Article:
1784, "abstract political science; purely speculative treatment of politics, unrelated to practical matters;" see meta- "transcending, overarching, dealing with the most fundamental matters of" + politics. Based on metaphysics. Related: Metapolitical, which is attested from 1670s in the sense of "outside the realm of politics."
word-forming element of Greek origin meaning 1. "after, behind; among, between," 2. "changed, altered," 3. "higher, beyond;" from Greek meta (prep.) "in the midst of; in common with; by means of; between; in pursuit or quest of; after, next after, behind," in compounds most often meaning "change" of place, condition, etc. This is from PIE *me- "in the middle" (source also of German mit, Gothic miþ, Old English mið "with, together with, among").
The notion of "changing places with" probably led to the senses of "change of place, order, or nature," which was a principal meaning of the Greek word when used as a prefix (but it also denoted "community, participation; in common with; pursuing").
The third, modern, sense, "higher than, transcending, overarching, dealing with the most fundamental matters of," is due to misinterpretation of metaphysics (q.v.) as "science of that which transcends the physical." This has led to a prodigious erroneous extension in modern usage, with meta- affixed to the names of other sciences and disciplines, especially in the academic jargon of literary criticism: Metalanguage (1936) "a language which supplies terms for the analysis of an 'object' language;" metalinguistics (by 1949); metahistory (1957), metacommunication, etc.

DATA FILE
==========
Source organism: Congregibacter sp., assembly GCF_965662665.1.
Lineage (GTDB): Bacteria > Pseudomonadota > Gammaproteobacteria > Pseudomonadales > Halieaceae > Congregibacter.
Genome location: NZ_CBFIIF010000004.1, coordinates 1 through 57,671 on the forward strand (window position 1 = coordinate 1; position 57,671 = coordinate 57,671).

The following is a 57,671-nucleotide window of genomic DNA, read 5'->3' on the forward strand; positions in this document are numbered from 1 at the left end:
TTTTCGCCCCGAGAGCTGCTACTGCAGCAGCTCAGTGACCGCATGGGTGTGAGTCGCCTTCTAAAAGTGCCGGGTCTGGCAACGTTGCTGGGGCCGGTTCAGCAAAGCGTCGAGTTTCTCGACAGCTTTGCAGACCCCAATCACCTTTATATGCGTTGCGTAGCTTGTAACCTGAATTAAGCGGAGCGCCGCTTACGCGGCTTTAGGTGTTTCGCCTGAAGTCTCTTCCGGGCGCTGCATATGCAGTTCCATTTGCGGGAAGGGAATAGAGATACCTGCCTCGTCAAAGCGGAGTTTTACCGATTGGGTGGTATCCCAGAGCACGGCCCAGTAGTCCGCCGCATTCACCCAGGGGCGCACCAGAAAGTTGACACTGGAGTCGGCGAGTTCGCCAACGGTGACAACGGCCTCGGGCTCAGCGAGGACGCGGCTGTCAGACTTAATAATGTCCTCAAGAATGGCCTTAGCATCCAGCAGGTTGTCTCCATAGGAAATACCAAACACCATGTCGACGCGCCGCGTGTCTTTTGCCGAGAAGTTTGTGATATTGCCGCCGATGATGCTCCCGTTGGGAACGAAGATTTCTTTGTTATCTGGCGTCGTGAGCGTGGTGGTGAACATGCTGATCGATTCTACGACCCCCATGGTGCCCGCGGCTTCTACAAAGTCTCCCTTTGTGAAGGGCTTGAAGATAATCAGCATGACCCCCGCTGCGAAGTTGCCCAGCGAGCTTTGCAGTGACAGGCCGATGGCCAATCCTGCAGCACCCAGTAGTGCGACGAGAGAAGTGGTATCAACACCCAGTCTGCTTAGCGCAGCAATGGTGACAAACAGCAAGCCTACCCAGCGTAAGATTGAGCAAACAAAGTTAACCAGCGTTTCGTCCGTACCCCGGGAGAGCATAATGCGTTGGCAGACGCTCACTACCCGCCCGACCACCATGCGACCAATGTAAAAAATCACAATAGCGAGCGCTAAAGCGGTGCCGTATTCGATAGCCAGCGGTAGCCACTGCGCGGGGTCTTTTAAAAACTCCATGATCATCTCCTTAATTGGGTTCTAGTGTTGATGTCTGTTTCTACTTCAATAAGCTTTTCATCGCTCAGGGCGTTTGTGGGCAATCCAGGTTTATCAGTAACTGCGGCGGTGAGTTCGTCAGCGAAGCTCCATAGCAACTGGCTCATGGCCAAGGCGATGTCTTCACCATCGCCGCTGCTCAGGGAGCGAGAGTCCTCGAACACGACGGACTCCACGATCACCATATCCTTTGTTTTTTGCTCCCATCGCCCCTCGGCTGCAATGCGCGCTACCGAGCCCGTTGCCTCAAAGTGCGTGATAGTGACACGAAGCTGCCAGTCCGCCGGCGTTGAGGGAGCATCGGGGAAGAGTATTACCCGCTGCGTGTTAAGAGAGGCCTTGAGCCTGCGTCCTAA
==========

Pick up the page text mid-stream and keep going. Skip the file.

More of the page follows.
1768, "penitence, spiritual conversion," from Greek metanoia "afterthought, repentance," from metanoein "to change one's mind or purpose," from meta, here indicating "change" (see meta-) + noein "to have mental perception," from noos "mind, thought," which is of uncertain origin.
1833 (Lyell) in the geological sense, "exhibiting change in form or structure," in reference to rock whose form has been changed by heat or pressure, from Greek meta "trans-" (see meta-) + morphē "form," a word of uncertain origin. Earlier (1816) in a theological sense, "characterized by change of form," from metamorphosis + -ic.